Moridunum – ‘The Blackberry-Covered Hillfort’ Alternately – ‘The Hillfort of the Dead’

Honiton stands on the Fosse Way between its south-western terminus at Isca (Exeter) and Lindinis (Ilchester), at the junction with the Roman coastal road running south-east to Durnovaria (Dorchester). Standing as it does between two british tribal domains, the Dumnonii in Cornwall to the west and the Durotriges of Devon and Dorset to the east, it is highly probable that a Romano-British rural temple once stood here.

The Antonine Itinerary of the late second century AD contains two separate itinera which deal with the Roman routes in south-west Britain. The middle of Iter XII and the last three entries of Iter V are almost identical, apart from small differences in spelling:

Iter XII … Durnonovaria viii, Muridono xxxvi, Isca Dumnoniorum xv, … Iter XV … Durononvaria viii, Muriduno xxxvi, Isca Dumnoniorum xv.

The first entry is readily identified as Dvrnovaria (Dorchester, Dorset), and the last entry is easily recognised as Isca Dvmnoniorvm (Exeter, Devon). The remaining entry spelled alternately Muridono and Muriduno, is located thirty-five miles from Dorchester and fifteen miles from Exeter, very close to the place where the southern coastal road branches off the Fosse Way, near Honiton.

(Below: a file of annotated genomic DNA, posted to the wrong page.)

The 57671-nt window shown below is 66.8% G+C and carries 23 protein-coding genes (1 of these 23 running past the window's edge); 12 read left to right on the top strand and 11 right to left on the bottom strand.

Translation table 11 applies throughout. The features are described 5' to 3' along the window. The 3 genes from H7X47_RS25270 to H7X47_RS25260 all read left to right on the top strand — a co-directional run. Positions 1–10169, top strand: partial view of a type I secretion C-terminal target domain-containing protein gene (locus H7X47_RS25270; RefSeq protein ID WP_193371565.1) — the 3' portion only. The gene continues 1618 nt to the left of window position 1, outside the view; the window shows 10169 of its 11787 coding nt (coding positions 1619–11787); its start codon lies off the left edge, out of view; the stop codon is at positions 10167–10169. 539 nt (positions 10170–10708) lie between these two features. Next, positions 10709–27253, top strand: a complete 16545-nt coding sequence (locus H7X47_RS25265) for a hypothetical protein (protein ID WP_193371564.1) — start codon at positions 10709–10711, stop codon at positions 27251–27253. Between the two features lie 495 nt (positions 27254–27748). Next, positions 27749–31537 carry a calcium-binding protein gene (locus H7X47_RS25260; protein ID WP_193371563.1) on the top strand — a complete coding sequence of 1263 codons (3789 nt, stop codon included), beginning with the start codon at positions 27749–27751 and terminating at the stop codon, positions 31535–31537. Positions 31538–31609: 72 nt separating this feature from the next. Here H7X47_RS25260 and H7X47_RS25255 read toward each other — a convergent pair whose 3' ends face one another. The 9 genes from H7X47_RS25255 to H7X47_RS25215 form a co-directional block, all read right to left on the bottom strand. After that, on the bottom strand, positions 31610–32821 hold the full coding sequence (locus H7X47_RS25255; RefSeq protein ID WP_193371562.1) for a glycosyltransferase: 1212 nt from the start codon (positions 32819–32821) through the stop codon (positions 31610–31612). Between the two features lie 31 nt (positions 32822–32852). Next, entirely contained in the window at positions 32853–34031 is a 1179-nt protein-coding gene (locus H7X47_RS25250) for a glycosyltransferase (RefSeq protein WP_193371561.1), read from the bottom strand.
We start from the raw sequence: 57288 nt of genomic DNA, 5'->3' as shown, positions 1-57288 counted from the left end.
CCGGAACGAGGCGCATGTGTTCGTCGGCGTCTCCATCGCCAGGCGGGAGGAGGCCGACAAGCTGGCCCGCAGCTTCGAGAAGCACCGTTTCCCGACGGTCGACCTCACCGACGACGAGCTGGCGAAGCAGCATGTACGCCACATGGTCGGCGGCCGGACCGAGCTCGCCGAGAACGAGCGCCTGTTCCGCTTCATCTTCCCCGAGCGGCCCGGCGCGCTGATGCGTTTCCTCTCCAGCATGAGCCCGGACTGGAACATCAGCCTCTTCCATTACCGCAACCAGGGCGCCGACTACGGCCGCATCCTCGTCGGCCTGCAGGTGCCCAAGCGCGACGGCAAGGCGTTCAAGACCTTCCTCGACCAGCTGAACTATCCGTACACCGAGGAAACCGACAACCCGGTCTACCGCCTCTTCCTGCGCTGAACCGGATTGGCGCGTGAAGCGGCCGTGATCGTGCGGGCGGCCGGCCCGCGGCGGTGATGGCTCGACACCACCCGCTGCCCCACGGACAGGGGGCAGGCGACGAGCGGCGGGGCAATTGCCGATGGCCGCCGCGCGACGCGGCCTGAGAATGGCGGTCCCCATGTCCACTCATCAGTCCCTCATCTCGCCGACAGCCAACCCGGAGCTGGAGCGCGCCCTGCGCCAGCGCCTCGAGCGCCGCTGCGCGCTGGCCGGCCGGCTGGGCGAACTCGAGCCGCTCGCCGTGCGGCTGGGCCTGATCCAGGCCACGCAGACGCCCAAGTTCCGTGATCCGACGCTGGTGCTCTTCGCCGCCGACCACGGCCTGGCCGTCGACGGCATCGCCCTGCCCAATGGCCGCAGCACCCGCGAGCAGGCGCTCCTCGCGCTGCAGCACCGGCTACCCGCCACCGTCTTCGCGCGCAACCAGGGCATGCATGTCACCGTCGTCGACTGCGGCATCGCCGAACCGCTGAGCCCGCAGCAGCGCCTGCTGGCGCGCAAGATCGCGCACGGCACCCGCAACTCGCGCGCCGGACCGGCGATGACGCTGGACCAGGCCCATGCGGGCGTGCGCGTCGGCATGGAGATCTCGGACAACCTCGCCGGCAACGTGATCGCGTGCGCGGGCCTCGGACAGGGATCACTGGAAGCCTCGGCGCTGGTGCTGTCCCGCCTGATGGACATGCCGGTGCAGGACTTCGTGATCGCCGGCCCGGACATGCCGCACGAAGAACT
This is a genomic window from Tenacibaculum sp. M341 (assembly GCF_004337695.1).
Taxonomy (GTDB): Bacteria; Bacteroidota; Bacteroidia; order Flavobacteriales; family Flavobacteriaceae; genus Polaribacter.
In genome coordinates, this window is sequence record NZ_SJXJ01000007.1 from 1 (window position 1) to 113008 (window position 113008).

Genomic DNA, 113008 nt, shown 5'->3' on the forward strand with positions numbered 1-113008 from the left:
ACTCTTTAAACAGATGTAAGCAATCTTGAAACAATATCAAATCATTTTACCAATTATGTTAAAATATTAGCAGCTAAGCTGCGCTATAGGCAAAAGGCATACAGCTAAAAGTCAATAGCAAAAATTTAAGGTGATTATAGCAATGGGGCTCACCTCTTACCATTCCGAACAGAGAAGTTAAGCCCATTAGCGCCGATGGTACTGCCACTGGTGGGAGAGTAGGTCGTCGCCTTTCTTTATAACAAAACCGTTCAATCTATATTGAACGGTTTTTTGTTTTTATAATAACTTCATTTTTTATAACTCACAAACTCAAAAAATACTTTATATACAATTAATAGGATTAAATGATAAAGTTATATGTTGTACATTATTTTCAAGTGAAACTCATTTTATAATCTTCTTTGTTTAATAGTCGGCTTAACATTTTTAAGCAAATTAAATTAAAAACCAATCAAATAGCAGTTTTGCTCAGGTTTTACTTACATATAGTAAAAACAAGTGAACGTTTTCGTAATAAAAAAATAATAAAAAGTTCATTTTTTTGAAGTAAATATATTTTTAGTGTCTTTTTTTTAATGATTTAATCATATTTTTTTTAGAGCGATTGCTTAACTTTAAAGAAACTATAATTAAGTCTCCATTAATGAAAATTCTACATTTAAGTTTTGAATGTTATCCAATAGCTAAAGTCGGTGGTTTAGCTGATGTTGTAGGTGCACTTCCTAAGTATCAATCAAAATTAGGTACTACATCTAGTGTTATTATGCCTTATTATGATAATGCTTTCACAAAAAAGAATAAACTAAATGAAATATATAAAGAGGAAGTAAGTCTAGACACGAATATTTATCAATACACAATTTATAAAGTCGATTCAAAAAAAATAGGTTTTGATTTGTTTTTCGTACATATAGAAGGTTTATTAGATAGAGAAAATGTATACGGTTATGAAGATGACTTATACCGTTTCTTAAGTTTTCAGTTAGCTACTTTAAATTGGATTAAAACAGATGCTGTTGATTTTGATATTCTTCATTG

The name also occurs in the Ravenna Cosmology of the seventh century, this time under the guise of another variant spelling Moriduno:

Once again, beside the Dumnonian towns listed above are (other) towns which are named: [23] Moriduno [24] Alauna siluaยน …

  1. The ‘Forest of Alauna’ remains unidentified.

The name Moridunum is usually assumed to contain elements of both Latin and Welsh/Gaelic. The prefix Mori- could be Latin, stemming either from morior ‘to die’ or morus ‘blackberry-bush’, while the suffix -dunum is is a common Welsh/Gaelic & Old English word for a defended enclosure or hillfort.

There are a number of hillforts nearby Honiton. The nearest is about two miles north-north-east at Dumpdon Hill (ST1704), Castle Hill, Wilmington lies about three miles to the east (SY2199), Stockton Great Castle hill-slope fort lies about four miles eastwards (ST2202), Blackbury Castle six miles to the south-south-east (SY1892), and Sidbury Castle about seven miles south-south-west (SY1291).

Hembury Castle Hillfort

Click here for information on the Roman re-use of the Hembury Castle hillfort

It is possible that Hembury Castle appeared only recently vacated by the Dumnonii, and thus was dubbed the ‘Dead (i.e. abandoned) Hill-Fort’ by its Roman occupiers.